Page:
The fire-related bad air has provided a bad reminder to Southern Californians that their long battle against smog — a campaign that had led to major reductions in pollution-related health harms — also has been ebbing. The region keeps growing. Like the rest of the nation, California has seen its average temperatures rise due, experts say, to global warming. A booming economy has meant that Angelenos are driving again with a vengeance, and, even if their cars are much cleaner over all, they’re pumping out pollutants, as are fleets of trucks and boats that are part of the region’s bustling and polluting businesses.

Wildfires have become their own recurring and significant pollutant of the region’s air — with the worrisome prospect that these harms can be long lasting and deadlier than had been believed.

Forecasters say there might not be a break until the New Year in the heat and atmospheric high pressures that have fueled sustained 50-, 60-, 70- and 80-mile-an hour wind gusts in Southern California. Climate scientists and those who see climate change as a scary reality — including Gov. Jerry Brown — are warning Golden State residents that they need to adopt even more rigorous measures affecting their air, water, and other aspects of the environment.

That’s a tough message that also may have resonance in Texas, Florida, and the Caribbean — most especially Puerto Rico. Those areas are staggering to recovery from devastating hurricanes and flooding that damaged hospitals and health care systems and continue to be detrimental to residents’ health and well-being.

In Texas, residents continue to express deep worry about environmental toxins unleashed from the region’s many heavy manufacturing businesses by Hurricane Harvey. Nearly half of Texans who were surveyed by the Henry J. Kaiser Family Foundation and who reported storm losses — including of jobs and homes — say they’re receiving insufficient help to recover. They also expressed big concerns about post-storm declines in their mental and physical health.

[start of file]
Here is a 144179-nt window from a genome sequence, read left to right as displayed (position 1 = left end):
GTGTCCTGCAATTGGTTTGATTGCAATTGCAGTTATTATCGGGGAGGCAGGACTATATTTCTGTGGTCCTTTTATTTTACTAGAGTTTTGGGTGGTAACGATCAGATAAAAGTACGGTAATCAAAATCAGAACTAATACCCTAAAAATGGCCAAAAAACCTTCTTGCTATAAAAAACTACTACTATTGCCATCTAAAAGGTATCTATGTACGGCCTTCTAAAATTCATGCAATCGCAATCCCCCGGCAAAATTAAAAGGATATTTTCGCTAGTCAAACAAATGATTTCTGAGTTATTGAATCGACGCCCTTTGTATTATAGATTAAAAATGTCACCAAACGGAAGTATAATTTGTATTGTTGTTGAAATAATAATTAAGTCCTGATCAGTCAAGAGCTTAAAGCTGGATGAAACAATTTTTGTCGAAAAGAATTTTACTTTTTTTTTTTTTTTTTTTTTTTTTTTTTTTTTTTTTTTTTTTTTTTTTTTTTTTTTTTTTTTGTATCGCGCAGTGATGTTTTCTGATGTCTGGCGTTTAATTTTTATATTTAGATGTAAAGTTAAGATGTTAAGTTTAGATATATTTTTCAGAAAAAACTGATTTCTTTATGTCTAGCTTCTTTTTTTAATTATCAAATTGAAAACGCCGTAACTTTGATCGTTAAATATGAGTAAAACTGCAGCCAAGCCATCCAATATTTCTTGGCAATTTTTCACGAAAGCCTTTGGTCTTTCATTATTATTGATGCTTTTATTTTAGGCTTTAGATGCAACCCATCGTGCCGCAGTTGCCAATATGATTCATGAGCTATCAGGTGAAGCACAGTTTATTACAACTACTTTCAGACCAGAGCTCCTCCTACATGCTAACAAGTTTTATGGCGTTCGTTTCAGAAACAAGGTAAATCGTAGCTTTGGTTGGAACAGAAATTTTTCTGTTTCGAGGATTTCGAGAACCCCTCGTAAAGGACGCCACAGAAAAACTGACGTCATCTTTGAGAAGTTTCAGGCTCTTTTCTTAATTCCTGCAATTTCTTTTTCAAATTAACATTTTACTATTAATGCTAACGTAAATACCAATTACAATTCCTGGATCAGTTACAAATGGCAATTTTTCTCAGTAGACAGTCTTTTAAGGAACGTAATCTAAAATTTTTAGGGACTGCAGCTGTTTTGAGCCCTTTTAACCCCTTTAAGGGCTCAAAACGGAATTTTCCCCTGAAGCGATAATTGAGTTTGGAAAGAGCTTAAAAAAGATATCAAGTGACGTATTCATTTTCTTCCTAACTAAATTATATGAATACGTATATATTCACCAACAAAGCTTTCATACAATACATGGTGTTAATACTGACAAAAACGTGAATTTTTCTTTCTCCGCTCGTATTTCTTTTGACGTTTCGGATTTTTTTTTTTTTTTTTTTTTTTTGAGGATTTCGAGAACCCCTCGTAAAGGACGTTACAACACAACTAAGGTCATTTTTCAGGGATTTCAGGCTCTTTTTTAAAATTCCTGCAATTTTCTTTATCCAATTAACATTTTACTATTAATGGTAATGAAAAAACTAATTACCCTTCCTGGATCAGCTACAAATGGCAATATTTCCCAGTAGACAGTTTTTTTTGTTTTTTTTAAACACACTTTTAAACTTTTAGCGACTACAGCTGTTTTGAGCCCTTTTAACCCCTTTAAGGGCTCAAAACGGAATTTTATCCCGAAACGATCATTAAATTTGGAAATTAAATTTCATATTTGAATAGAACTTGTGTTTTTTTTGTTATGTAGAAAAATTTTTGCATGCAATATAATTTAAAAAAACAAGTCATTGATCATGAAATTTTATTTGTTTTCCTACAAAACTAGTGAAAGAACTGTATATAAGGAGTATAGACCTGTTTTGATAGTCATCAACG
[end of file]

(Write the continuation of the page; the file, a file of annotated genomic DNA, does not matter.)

In Puerto Rico, residents still are struggling to get basic services, including electrical power and housing, as well as to see medical care return anywhere near to pre-storm norms. The Washington Post has put up a fine online presentation, Sin Luz, that seeks to capture Puerto Ricans suffering in what it is described as “the longest and largest major power outage in modern U.S. history.”

This is not good. In my practice, I see not only the significant harms that patients suffer while seeking medical services but also their struggles to afford and access medical care — and to bounce back to some semblance of normalcy after crises wreck up their lives. The recovery process can be slow, painful, and costly. Those whose lives have been upended need major emotional, physical, and financial support — a hard reality that too many politicians, policy-makers, and even friends, family, and loved ones may not fully appreciate.

Uncle Sam always has and should play a critical role in helping. The Trump Administration, early on, made its public appearances and talked a good game. But our friends, neighbors, and loved ones across the country, it is clear, may need more of a hand up. Given the calamities and needs, however, are the Republicans in Washington on a right course in saddling the country with more than $1 trillion in debt to give major tax cuts to giant corporations and the wealthy elite?

Photo: Kari Greer / US Forest Service